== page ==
One part of this truth points to the coercive means by which palanka is held together. This, in turn, allows us to understand why no historical manifestation of palanka has ever collapsed under the weight of its own contradictions. Philosophy cannot bring an end to palanka. Only social and political practice can do that. But neither will palanka collapse without critical philosophy exposing as false the purely conceptual reconciliation of these contradictions. The other part of the social truth produced by immanent critique involves reason or the subject reasserting itself in a realm from which it has long been banished. Immanent critique’s determinate negations push through the bounds of parochial reason, past the limits it placed on the experience and knowledge of a reality less impoverished, illusory, and unfree than the one immediately given to palanka. Reason knows not what lies on the other side, and as long as it does not give in to the temptation to imagine that other world, it can be certain of its existence and perhaps even of its own ultimate triumph over the semblance that is palanka. How? There are two possible explanations for this overcoming of restrictions intrinsic to the idea of palanka. Both explanations will appear dynamic, but only the latter is transformative and dialectical.

Having just witnessed its ability to generate contradictions and render palanka’s claim to total identity false, reason may be tempted to ground its newly demonstrated power in the process of negation itself. The content of the actual contradictions will then recede in importance in comparison to reason’s rediscovery of its own dynamic nature as a formal and inalienable property. Experience here becomes a function of some abstract capacity, an ontological ground that always-already defines the ontic or empirical subject while remaining independent of it and, as importantly, independent of the object of experience. The active dimension belongs to this new subject as some fundamental quality or mechanism, and not as something the subject produces through conceptualization or labor.[13] The influence of literary and philosophical existentialism on Konstantinović’s thought—along with an overall tendency in today’s criticism to view existentialism through the lens of its most conservative adherents—makes it possible that this process-oriented explanation of a reinvigorated intellectual experience is indeed the one Konstantinović endorsed.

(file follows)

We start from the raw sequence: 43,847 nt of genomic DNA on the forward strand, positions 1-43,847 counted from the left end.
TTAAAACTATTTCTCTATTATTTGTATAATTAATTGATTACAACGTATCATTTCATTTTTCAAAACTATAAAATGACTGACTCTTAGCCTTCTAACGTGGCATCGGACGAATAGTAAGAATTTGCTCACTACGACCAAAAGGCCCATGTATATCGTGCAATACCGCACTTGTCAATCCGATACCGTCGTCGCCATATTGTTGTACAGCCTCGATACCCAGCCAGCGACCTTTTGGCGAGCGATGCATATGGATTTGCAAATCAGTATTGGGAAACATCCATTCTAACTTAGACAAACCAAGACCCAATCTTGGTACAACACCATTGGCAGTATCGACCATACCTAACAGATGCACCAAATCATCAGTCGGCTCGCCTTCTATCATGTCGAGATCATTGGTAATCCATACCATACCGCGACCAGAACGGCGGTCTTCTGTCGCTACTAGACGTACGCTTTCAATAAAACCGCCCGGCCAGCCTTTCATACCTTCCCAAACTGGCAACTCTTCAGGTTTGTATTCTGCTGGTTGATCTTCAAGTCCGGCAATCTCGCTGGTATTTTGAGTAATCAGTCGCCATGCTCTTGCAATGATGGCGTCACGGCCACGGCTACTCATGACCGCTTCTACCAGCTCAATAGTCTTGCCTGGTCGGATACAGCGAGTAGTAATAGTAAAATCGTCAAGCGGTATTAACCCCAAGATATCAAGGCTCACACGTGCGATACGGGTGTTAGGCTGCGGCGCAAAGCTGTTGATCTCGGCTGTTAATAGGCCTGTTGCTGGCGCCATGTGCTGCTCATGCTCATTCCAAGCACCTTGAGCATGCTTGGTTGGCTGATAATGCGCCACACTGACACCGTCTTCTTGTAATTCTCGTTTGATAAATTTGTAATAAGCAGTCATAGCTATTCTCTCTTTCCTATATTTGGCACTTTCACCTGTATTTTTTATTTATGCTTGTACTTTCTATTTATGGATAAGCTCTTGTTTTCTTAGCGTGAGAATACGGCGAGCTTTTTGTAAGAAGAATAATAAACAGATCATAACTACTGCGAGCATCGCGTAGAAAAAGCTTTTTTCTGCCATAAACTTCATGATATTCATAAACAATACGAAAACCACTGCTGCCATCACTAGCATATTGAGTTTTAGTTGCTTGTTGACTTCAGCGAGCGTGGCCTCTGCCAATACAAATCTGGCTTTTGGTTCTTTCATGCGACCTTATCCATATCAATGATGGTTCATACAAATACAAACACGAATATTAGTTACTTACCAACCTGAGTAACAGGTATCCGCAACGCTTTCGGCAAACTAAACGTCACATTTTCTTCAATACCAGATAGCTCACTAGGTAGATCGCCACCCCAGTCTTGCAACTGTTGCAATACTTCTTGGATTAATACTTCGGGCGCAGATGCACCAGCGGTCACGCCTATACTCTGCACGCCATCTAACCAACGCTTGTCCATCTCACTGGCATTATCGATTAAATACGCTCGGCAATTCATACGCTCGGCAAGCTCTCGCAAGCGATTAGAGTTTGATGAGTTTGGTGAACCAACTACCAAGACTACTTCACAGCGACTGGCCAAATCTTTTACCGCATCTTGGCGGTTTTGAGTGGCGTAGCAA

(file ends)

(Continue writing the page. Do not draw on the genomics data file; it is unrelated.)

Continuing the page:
I believe that the more plausible explanation involves reason awakening from the dream it had of itself by recognizing its own work in the object—and not the process—of its analysis. Immanent critique wrests truth from semblance by isolating active elements in palanka’s inert nature. If the object can be shown to contain the evidence of social and historical labor that goes into maintaining its integrity, then immanent critique can render that object not only knowable in the Vichian sense I mentioned above, but also subject to change. To realize that the objective world is but the objectification of the subject—and thus not engendered by some transcendental force or a realm of necessity independent of the subject—allows that same alienated subject to alter the object by altering herself in history.

The subject capable of experiencing, knowing, and changing the world she has made unchangeable is the absent telos of Konstantinović’s study. He cannot posit the subject’s existence any more than he can deliver it to the reader in the form of a definitive conclusion. Taking Konstantinović’s word for it—or, worse, taking my word for it—would return the reader to the gates of palanka’s intractable reality. One has to instead produce intellectual experience anew by witnessing this active subject come into existence not only on the pages of The Philosophy of Parochialism, but in one’s own thought. Reading Konstantinović is necessary but it is not in itself sufficient. Or, to put it more bluntly, the experience Konstantinović seeks to create in his readers and interlocutors is not the experience of internalizing, emulating, or citing any one of his revelations (in this respect, the habit of referring to Filosofija palanke as a sacred text by Konstantinović’s liberal readers at home is quite unfortunate). The point, instead, is to think alongside Konstantinović in order to break free of our own parochial experience.[14]

Those reading Konstantinović in the original may have a slight advantage over other readers when it comes to recognizing the subjective force in the objective form that surrounds them. If they listen carefully, they may hear in the first “whispered” sentence of the book the barely detectable sound of an absent (philosophical) subject making her presence known within the exact proposition that establishes that no such thing is possible. As I indicated at the outset, the relation of possession in the grammatical subject of the first sentence (“our experience” or “iskustvo nam” in Konstantinović’s original phrase) is expressed with a possessive dative construction (the clitic “nam” or, roughly, “to us”) instead of the more standard possessive pronoun (naše or our). The use of the possessive dative is not unusual in Konstantinović’s native language and it does not, in this case, affect the conventional meaning of the phrase. The practice is considered archaic, however, and a reader thinking about the formal features of this phrase will certainly sense a folksier register in use. In fact, between the title of the book and its first two sentences, Konstantinović employs three archaic formulations. Along with nominalization, archaisms are the most obvious linguistic expression of palanka’s resistance to temporalization and it is thus likely that the possessive dative is simply an example of immanent critique not ignoring the language of palanka as it attempts to break through it.[15] But I think there is more to it.